Mid 70s Music Scene
Alex Cosper (12/30/12)

The mid-seventies was a big transitional period in the radio industry. It's when consultants began to have more control and influence on radio programming, to the point of even influencing programming on stations that had no consultants. The popular music of 1974 was a very broad mix of styles from Latin such as "Eres Tu" by Mocedades, to instrumental such as "TSOP" by MSFB to disco such as "Rock Your Baby" by George McCrae to rock such as "Sweet Home Alabama" by Lynyrd Skynyrd. There was still room for plenty of novelty music by Cheech and Chong or Jim Stafford.

Elton John and John Denver were two of the top artists of the mid-seventies. Both artists offered melodic pop designed to tell interesting stories. More and more country artists began appearing on the pop charts in the mid-seventies. Olivia Newton-John's first few hits had a country flavor. The period also ushered in harder rock acts such as Aerosmith. Several rock bands such as Bachman-Turner Overdrive, The Doobie Brothers, Steely Dan and Bad Company had big hits on the pop charts.

Eric Clapton's cover of "I Shot the Sheriff" gave songwriter Bob Marley a higher profile. Reggae also began to get mentioned in pop culture with the 1975 hit "Boogie On, Reggae Woman" by Stevie Wonder, who released masterpiece after masterpiece throughout the decade. His number one song "You Haven't Done Nothin'" was directed at President Nixon. The harder edge of funk appeared in songs like "The Payback" by James Brown and "Machine Gun" by The Commodores. It was also a rich period for Earth, Wind and Fire and The Ohio Players.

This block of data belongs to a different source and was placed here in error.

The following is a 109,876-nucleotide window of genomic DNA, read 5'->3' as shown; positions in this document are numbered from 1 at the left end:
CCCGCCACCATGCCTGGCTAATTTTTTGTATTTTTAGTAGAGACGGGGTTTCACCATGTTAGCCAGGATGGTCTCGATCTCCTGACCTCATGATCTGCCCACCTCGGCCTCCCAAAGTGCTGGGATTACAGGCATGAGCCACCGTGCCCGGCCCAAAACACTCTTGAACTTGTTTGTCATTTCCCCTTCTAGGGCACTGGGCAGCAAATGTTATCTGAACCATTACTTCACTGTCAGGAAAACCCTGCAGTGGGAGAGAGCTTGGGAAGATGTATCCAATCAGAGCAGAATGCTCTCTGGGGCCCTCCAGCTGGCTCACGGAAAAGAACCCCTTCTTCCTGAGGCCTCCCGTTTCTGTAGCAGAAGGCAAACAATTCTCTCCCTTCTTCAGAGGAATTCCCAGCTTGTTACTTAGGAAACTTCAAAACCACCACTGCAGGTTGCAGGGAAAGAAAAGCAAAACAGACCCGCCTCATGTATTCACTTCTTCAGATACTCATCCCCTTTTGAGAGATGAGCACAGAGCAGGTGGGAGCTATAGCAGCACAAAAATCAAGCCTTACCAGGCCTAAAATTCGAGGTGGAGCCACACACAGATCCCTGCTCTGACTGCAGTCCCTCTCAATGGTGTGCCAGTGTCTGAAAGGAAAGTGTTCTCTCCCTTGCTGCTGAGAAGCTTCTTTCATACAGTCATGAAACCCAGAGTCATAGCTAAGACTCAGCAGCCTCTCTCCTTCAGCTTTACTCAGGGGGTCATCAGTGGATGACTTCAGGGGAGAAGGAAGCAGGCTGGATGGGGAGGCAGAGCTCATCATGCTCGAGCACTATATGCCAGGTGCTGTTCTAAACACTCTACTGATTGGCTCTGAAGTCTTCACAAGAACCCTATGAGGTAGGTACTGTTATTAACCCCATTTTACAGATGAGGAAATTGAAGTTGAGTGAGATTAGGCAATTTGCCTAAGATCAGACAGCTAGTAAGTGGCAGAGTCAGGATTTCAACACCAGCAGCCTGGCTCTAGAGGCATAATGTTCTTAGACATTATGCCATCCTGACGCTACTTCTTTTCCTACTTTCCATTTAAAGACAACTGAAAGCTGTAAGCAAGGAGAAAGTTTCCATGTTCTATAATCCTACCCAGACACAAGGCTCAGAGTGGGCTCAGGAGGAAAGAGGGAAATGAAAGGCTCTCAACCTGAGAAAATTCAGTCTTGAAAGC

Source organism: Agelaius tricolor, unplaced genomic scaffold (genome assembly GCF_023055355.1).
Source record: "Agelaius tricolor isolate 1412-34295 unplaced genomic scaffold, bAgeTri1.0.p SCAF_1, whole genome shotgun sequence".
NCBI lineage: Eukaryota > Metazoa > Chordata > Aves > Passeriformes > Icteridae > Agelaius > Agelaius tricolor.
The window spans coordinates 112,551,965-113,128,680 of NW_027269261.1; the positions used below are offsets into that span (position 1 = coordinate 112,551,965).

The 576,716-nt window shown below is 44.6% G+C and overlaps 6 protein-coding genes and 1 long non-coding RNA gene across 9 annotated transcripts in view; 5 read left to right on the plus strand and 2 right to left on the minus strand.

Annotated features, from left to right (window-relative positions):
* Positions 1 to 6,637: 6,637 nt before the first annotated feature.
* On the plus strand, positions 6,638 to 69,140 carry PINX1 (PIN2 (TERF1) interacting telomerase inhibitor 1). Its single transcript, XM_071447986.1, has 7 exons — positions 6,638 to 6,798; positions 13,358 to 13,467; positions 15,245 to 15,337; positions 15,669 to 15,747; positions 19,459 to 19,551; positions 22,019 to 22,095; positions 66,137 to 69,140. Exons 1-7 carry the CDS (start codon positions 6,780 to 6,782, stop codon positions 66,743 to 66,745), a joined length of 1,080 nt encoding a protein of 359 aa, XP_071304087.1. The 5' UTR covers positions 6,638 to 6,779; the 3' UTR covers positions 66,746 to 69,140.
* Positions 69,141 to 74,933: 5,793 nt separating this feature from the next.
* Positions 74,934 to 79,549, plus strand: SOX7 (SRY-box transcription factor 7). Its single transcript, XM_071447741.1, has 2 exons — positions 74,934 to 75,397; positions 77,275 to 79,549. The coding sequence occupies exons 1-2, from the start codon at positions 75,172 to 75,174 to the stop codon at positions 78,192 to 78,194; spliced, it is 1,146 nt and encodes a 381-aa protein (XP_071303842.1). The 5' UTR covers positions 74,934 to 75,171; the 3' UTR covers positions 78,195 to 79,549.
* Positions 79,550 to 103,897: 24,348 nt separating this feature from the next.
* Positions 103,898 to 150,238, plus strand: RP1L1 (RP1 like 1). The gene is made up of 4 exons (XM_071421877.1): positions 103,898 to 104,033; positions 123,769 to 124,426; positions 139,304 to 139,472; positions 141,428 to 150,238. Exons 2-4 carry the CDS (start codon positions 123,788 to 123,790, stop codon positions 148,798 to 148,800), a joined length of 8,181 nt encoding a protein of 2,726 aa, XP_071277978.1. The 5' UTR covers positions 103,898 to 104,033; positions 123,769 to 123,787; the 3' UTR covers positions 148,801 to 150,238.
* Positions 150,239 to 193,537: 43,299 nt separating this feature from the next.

In 1975 jazz/funk was still alive with the number one hit "Pick Up The Pieces" by Average White Band. "The Hustle" by Van McCoy was mostly a jazz-flavored disco instrumental that also was a chart topper. There was still a broad mix of hits in 1976, but clearly disco was becoming a major influence on many artists. One of the most important early disco hits was "Love To Love You Baby" by Donna Summer, which had a longer version on an early 12" single. Other early disco innovators were Barry White and KC & The Sunshine Band.

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